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    • HolyBuc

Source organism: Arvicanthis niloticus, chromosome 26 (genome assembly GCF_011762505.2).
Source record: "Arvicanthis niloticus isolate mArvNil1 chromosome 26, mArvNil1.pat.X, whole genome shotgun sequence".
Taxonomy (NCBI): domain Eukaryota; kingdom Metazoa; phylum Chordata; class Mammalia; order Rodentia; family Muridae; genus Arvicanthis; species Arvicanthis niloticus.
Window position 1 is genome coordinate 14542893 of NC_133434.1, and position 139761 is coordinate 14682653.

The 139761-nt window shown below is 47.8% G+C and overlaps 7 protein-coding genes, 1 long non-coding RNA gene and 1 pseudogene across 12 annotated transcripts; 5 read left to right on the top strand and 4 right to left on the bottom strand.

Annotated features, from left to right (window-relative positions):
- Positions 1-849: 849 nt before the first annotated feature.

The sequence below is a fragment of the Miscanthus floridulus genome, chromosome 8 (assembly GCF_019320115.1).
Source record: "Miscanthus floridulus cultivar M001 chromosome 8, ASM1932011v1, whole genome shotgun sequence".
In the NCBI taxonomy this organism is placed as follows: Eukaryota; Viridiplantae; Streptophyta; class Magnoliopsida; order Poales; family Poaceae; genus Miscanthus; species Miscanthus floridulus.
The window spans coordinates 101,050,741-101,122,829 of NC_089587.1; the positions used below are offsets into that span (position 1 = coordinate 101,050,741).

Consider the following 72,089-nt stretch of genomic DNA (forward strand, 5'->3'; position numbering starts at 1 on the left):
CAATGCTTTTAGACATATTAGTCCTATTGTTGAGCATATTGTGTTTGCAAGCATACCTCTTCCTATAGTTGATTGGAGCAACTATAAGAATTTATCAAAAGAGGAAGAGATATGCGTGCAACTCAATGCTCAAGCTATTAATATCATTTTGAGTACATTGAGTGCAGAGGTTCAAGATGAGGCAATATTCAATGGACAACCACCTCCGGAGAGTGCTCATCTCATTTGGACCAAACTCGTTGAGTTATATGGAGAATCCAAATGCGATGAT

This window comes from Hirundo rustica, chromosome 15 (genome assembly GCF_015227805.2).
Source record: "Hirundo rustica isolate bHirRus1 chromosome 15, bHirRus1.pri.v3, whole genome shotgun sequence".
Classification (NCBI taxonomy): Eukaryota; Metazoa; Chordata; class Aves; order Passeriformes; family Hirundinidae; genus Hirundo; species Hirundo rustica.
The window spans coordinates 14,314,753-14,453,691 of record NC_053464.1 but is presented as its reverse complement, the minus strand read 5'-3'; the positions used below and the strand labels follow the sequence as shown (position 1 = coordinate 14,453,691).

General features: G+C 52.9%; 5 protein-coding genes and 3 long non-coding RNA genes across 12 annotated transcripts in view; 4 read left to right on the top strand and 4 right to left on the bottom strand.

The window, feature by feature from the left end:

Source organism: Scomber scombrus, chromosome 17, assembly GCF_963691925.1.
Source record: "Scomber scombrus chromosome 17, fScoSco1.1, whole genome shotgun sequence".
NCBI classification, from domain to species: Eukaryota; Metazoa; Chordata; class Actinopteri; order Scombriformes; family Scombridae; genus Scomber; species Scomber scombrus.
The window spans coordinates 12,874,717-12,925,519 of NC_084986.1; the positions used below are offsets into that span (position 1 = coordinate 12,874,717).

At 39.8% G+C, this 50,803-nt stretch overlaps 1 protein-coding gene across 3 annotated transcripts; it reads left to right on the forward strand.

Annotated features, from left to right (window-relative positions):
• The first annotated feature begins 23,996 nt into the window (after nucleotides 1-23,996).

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      The trouble in Tampa BayWinless Bucs dealing with MRSA outbreak, tensions with SchianoUpdated: November 1, 2013, 10:06 PM ETBy Elizabeth MerrillWhat's Wrong With The Bucs?Brian Dawkins on the issues with the Tampa Bay Buccaneers and how to turn things around.Tags: NFL, Tampa Bay BuccaneersNEXT VIDEO Greg Schiano On The Hot SeatTAMPA, Fla. -- He looks as if he could've been one of them at some point, with his beefy arms and gap-toothed smile. There was a time, years ago, when Greg Schiano could have sold a whole room with his conviction. He'd sit on strangers' couches, in Oakland, N.J., or Fort Lauderdale, Fla., and make promises. Give me your boy, he'd say, and I'll bring him back a man. Trust me, he'd say. And they would.But then there were no boys left, only men. Schiano, former hero at Rutgers University, started his second season with the Tampa Bay Buccaneers in a meeting room in late July. He gathered dozens of men together, millionaires with Range Rovers, grunts who'd be gone within weeks. He showed a video clip of the Super Bowl, told the Bucs they were good enough to be there and passed around a sheet of paper with a connect-the-dots puzzle. The connected dots revealed a picture of the Lombardi trophy.The goals were by no means a stretch. The Bucs had eight Pro Bowlers and newly acquired defensive stars Darrelle Revis and Dashon Goldson. They'd make it if they stayed together and followed Schiano's theme of Trust, Belief and Accountability -- TBA, as he liked to call it. Trust the system, believe in him, be accountable for yourself.Schiano didn't know that in three months his team would be 0-7 and he'd be fighting for his job. He didn't know that by the first week of training camp, he'd already lost them.Every now and then, there is an NFL team trapped in a season so miserable, so rife with drama and strange-but-true turns, that it almost becomes a cross between Murphy's Law, a sitcom and a disaster scene. You cannot look away, even though the ending is inevitable.[+] EnlargeAl Messerschmidt/Getty ImagesTampa Bay coach Greg Schiano is on the hot seat after his team's 0-7 start this season.These are the 2013 Tampa Bay Buccaneers. They had a players-only meeting before the regular season even started. They had a controversy over possible tampering with the vote for team captains. They were struck by MRSA, a staph infection resistant to antibiotics, and it got so bad that the NFL and NFLPA had to step in and work in unison in what one source called "basically crisis management." In a way, the MRSA outbreak has been a metaphor for the Bucs this season -- a seemingly ever-present infection, creating a distraction off the field, plaguing them wherever they go. A clean-up crew was dispatched in Atlanta to scrub the visitors' locker room in the Georgia Dome after the Bucs played the Falcons; in last week's Thursday night game against Carolina, the Panthers carefully laid towels all over the locker room floor at Raymond James Stadium out of fear of catching anything in Tampa."We didn't really want to touch anything in here," Carolina safety Mike Mitchell said. "We just wanted to get in and out."[Dealing with that] every day, man, that would suck."The season opener was lost on a personal-foul penalty in the final seconds. The game, against the New York Jets, started with communication problems when quarterback Josh Freeman's headset malfunctioned. And that was fitting. The first two games were lost by a combined three points. Week 2 provided a glimpse of how good the Bucs could have been, when they narrowly missed beating New Orleans. It was downhill from there.Tensions bubbled between Schiano and Freeman, and on Oct. 3, the Bucs cut their fifth-year starter. Along the way, there were daily headlines about Freeman being barred from the Tampa Bay sideline and questions about who leaked information that the quarterback was participating in the NFL's Stage 1 drug treatment program. Schiano, when previously asked whether he was the source of the information, said "absolutely not." (Freeman later issued a statement saying his participation is voluntary and that he tested positive after switching his ADHD medicine.)This week, it's finally quiet in Tampa. The news trucks have pulled away and moved on to something different, something relevant."They seem like a team that's just beaten down," said a former NFL executive, speaking under the condition of anonymity. "Let's just say that place right now has a culture of mistrust on many different levels."It manifests itself. They don't trust what they're being told, they don't trust the message and they don't trust that people are looking out for them. It's not going to end well."Almost every new regime starts because someone else has failed. Before Schiano left the calm waters of Rutgers for this choppy voyage into the NFL, the Buccaneers were led by Raheem Morris, a young, laid-back man known widely as a players' coach. The Bucs played hard for Morris in 2010, when they went 10-6 and narrowly missed a playoff berth. But when he was fired after a 4-12 record the next season, the franchise sought out a different personality, a disciplinarian.Schiano started off his first training camp in 2012 with a conditioning test. The Bucs were to run 110 yards from the back of the end zone to the opposite goal line and had to make it in an allotted time that varied according to position. They ran the 110 yards 16 times. If a player failed to hit his time in any of the 16 runs, he flunked the test and had to do it again before he could practice.According to a couple of accounts, several players vomited in the oppressive Florida heat and others required IV fluids. Hamstrings pulled, and those who emerged unscathed were fatigued by early August."Everyone thinks he started losing the team recently," former Bucs defensive end E.J. Wilson said. "He started losing the team around the middle of training camp last year. It never really came out, but there were a lot of guys who were not happy being there. A lot of the veteran guys were like, 'We're going to give it a chance,' but it kind of felt like they weren't really being treated like men.[+] EnlargeBrett McMurphyAn electronic billboard calling for the Buccaneers to fire coach Greg Schiano has popped up in Tampa."It was almost like being a freshman in college all over again. You were nervous of being made an example of for breaking one small rule."Wilson was coming back from a torn Achilles in the summer of 2012. He was hurting one day during camp, so a trainer pulled him from a workout. Wilson said Schiano spotted him on an exercise bike and insisted he practice or Schiano would find somebody else who would.Wilson was eventually cut from the team in 2012 and said he's finished playing football, in part, because of his experiences with Schiano. There was a weeding-out process that offseason, an effort to cast out the players who clearly weren't Schiano guys.A Schiano guy is mentally tough and disciplined. He puts team above everything. Derrick Roberson, who played for Schiano at Rutgers and Tampa Bay, said the conditioning tests were a tool to see who was all-in and who wasn't; who trained in the offseason and who didn't.But in the Bucs' locker room, the complaints mounted. Most players hadn't run those kinds of drills since college, before their bodies were older and beat up. Roberson heard the grumblings. "They felt like he treated them like they were kids," he said.Roberson tried to tell them about the Schiano he knew, about the man who did everything he promised, who made him a man. Rutgers had never won a bowl game in 137 years of football before Schiano led them to victory. Trust, Belief, Accountability. The 2006 team bought in, wore bracelets with the mantra and played Kansas State -- and Freeman -- in the Texas Bowl. Roberson had a shoulder injury and a hip flexor and needed to be shot up with cortisone to play. And when Rutgers beat the Wildcats, Schiano found Roberson and whispered in his ear."You have me for life," Schiano told him.So Roberson, like other Scarlet Knights who were added to that Tampa roster, tried to plead Schiano's case. Their teammates weren't exactly receptive.The rules were too rigid. No hats in the meeting room. No earrings at practice. No conspiring in small groups. Schiano, who's big on hydration, required each player to be armed with two bottles of water during training camp meetings."They focus on stuff that doesn't need to be focused on," one former Bucs player said. "I don't dance unless I hear music. If I'm not thirsty, I'm not going to drink water."There were signs, by December 2012, that Freeman wasn't Schiano's guy. The coach started to waffle a bit in interviews when asked about his confidence in the quarterback. Freeman was easygoing and confident. Nothing seemed to rattle him, and he was at his best when everything seemed to be falling apart. Schiano is a details guy, a man who likes to plan and prepare for everything.Freeman's camp is convinced that Schiano knew, for at least a year, that he didn't want Freeman. And that he was just waiting for an excuse to cut ties with the quarterback. Freeman missed a team photo because he overslept. That no doubt drew the ire of a coach who preaches accountability. By early in the season, it was clear they had irreconcilable differences and couldn't coexist."This is the NFL, and successful organizations are a delicate balance," a source close to Freeman said. "If you take someone as significant as your quarterback out of the equation at the wrong time, you jack up the whole system."Al Messerschmidt/Getty ImagesFans in Tampa have made note of the MRSA problem affecting the team.There are varying accounts as to what was discussed in that players-only meeting before the season started. Some say it was the captains vote, a vote that did not pick Freeman. Others say it was an impromptu pep rally. It is clear that during training camp, a group of players met with Schiano in an attempt to tone down his extra-rigorous  workouts. The coach, according to sources, told the players that they had to trust him and that he knew what he was doing. The workouts did not get any easier.Sources told ESPN.com that the Bucs nearly went under review by the NFLPA last spring for their offseason workout practices that were considered violations of the collective bargaining agreement. Schiano declined a one-on-one interview request for this story.In news conferences, he'll say he's working as hard and as smart as he can and that he can't let the outside world affect him. But now there's a billboard in Tampa that says "Fire Schiano." And near Raymond James Stadium, signs advertise Bucs tickets for as low as $30.The 31-13 loss to the Carolina Panthers on Oct. 24 was possibly the lowest point of Schiano's tenure so far. Boos and chants calling for his demise rained down from the stands. Schiano did not slow down or acknowledge it. After the game, he marched briskly ahead, past the events staffers in the tunnel. "I feel sorry for that guy," one of the staffers said.Football is a game of centimeters and miles, of luck and despair, and who knows where his team would be without a penalty in Week 1 or a couple of misses in Week 2? Who knows where the Bucs would be if they had trust or belief?"I've had some years where we haven't won very much, but it almost made sense, you know what I mean?" Bucs kicker Rian Lindell said. "I look around this room … we have the talent. And when our offense takes the field, I think, 'OK, we're going to drive down.' Same thing with the defense. I think, 'We're going to stop them.' It just hasn't happened. It hasn't clicked."Outside the stadium, hours before the Carolina game, there was optimism. A man dressed in a pirate suit walked around assuring fans that it would be their night and that the losing skid would end. Tailgaters waved their pewter and red flags. This is a patient city. In 1976, the Bucs went 0-14, the first team to go an entire season without a win or a tie. But that was an expansion team. There are no answers for this.Across the street from the stadium, Jim Kerr, a construction worker in Tampa, wondered when the skid would end. He has missed two home games since 1976, one because of the flu, another because of a buddy's bachelor party. He vomited both times, he said.Kerr keeps coming to the games because, like many others in Tampa, he's loyal. But things could get ugly in the next few weeks. On Sunday, the Bucs visit the Seattle Seahawks, who are 7-1 and leading the NFC West. Then there's a "Monday Night Football" home game against the Dolphins in a stadium that could be angry and could be half empty.In this dysfunctional, unbelievable season, nobody knows what will happen next."If we had a roof," Kerr said, "it would've caved in this year."RECOMMEND808TWEET37COMMENTS226EMAILPRINTSUBSCRIBEElizabeth Merrill | emailArchiveSenior writer for ESPN.comFormerly at "The Kansas City Star" and "The Omaha World-Herald"